Reducing deaths and injuries on our roads
On average, seven Canadians die in road crashes every day; many more are seriously hurt. Car crashes kill more children than any other injury-producing incident.
The good news
The number of deaths on our roads has been reduced to fewer than 2,500 a year, compared to the mid-1970s, when more than 6,000 Canadians were dying each year. This reduction can be attributed to a number of factors, including new motor vehicle safety standards, improved highway engineering and four-lane divided highways, increased enforcement of traffic laws, and changes in public attitudes toward road safety issues and better medical treatment of trauma.
Vehicle safety features
Today's vehicles are much safer than they were in the past. Not only have new features been added, like seat belts, electronic stability control, daytime running lights and air bags, but features like brakes and tires are always being improved. In addition, standards for children's car seats have been improved and usage has increased.
1971: Seat belts required in new vehicles
Since the early 1970s, Transport Canada has required that seat belts be fitted in all new motor vehicles in Canada. The provincial and territorial governments all have legislation requiring the use of seat belts and child restraints. Today 93% of Canadians use their seat belts. For every percentage point increase in seat belt use, an additional 23 lives are saved each year. Given that it has been estimated that each fatality costs society $1.5 million, one percentage point increase in usage rates means a savings of $34.5 million.
Mid 1980s: ABS
ABS is an abbreviation for Anti-lock Braking System. It was designed to help the driver maintain some steering ability and avoid skidding while braking. ABS has become "standard" equipment on the majority of vehicles sold in Canada. ABS in cars and most Multi-purpose Vehicles (MPV's) works on all four wheels. This promotes directional stability and allows steering while maximizing braking.
1987: Centre high-mounted brake lights
The centre high-mounted brake light was introduced in 1987. It is an additional light mounted on the back of a vehicle in a high position. When you touch the brake pedal, this light illuminates together with the lower positioned brake lights and is visible to drivers of following vehicles who may not be able to see the lower brake lights.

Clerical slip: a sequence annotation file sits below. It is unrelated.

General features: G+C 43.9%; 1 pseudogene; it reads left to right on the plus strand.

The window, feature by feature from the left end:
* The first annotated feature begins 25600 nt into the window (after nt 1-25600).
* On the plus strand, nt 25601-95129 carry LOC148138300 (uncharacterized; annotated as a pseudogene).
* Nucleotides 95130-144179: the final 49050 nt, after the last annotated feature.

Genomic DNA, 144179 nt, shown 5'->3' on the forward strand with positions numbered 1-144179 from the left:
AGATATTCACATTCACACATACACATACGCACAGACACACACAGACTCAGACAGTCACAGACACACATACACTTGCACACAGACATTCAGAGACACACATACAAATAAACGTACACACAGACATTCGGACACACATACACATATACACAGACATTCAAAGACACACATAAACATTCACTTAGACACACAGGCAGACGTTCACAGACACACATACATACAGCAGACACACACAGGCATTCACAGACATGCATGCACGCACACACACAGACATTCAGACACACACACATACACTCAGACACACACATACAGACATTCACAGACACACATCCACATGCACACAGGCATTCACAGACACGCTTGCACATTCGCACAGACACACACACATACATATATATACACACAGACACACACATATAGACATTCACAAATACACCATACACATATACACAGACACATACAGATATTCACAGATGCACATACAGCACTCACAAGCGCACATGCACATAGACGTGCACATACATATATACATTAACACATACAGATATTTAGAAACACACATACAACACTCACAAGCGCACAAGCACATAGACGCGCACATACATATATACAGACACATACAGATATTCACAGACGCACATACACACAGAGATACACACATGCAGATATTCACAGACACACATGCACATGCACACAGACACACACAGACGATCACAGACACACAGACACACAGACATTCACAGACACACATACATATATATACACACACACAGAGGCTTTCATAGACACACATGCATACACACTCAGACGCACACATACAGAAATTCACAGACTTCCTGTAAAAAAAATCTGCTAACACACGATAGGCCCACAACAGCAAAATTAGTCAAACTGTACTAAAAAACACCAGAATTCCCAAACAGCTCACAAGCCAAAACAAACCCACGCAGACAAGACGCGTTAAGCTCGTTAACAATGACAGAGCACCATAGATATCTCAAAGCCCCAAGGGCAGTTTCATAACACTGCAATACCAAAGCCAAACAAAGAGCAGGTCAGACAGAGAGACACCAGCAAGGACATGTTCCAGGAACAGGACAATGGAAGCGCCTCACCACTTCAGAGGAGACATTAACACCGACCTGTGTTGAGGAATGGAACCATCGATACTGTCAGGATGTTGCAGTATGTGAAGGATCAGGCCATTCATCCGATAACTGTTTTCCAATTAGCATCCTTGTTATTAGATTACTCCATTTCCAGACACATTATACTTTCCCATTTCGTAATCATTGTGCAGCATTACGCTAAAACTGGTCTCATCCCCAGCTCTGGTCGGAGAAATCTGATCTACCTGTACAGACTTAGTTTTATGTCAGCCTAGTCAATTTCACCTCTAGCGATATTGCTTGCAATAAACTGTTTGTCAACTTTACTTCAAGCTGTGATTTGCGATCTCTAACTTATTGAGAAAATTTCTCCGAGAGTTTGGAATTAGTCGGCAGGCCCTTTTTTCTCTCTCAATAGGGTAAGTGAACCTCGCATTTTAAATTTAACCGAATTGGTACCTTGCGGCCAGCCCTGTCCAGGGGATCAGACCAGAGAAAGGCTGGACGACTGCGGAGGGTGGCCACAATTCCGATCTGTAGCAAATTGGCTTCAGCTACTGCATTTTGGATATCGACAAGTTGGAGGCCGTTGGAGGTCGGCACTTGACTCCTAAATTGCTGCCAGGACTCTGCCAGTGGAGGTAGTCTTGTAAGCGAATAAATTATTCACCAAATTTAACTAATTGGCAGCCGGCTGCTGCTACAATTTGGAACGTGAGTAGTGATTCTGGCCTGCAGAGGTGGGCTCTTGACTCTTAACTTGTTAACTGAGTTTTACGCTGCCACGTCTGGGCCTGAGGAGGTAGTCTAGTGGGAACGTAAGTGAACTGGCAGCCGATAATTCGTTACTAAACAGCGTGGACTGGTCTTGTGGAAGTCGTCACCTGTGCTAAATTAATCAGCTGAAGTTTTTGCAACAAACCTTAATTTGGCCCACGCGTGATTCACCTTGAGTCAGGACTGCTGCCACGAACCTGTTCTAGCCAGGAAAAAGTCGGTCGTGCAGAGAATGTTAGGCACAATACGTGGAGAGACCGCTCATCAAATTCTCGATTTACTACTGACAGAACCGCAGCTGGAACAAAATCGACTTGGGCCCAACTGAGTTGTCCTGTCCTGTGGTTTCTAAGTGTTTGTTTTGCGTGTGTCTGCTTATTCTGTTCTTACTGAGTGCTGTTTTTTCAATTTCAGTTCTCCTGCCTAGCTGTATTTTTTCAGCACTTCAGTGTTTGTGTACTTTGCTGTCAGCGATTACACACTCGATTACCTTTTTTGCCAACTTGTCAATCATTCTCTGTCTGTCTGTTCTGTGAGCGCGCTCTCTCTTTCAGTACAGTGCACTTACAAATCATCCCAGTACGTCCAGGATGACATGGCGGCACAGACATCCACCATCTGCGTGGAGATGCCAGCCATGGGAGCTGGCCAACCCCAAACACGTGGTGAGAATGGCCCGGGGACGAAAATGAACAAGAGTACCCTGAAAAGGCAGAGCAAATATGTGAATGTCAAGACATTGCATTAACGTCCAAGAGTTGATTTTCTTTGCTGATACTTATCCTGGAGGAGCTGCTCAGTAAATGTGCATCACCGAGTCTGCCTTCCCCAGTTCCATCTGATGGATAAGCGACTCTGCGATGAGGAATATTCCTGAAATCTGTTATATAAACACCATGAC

1990: Daytime running lights
Since December 1st, 1989, all motor vehicles manufactured for sale in Canada have been equipped with daytime running lights. These lights operate automatically during daylight hours and make vehicles more visible to other drivers and road users.
1996: Trailer conspicuity markings
Conspicuity, red and white reflective tape was introduced on all large trailers in 1996. At night, these reflective devices allow early detection and identification of large trailers and prepare drivers to avoid crashing into parked or manoeuvring trucks with trailers.
Immobilizers, required on all vehicles since 2007, make it difficult for vehicle engines to be started without first being disarmed by way of an electronic code, typically transmitted through an encoded vehicle key or a combination keypad. These immobilizers reduce vehicle theft and joyriding.
2011: Electronic Stability Control required in new vehicles
Electronic Stability Control (or ESC) is a crash avoidance system found on many recent vehicles. ESC will help you stay in control of your vehicle when you need to swerve or brake suddenly to avoid an obstacle. Transport Canada has introduced the new Canada Motor Vehicle Safety Standard 126 that requires an ESC system on all passenger cars, multi-purpose vehicles, trucks and buses with a Gross Vehicle Weight Rating of 4536 kg or less, and manufactured on or after September 1st, 2011.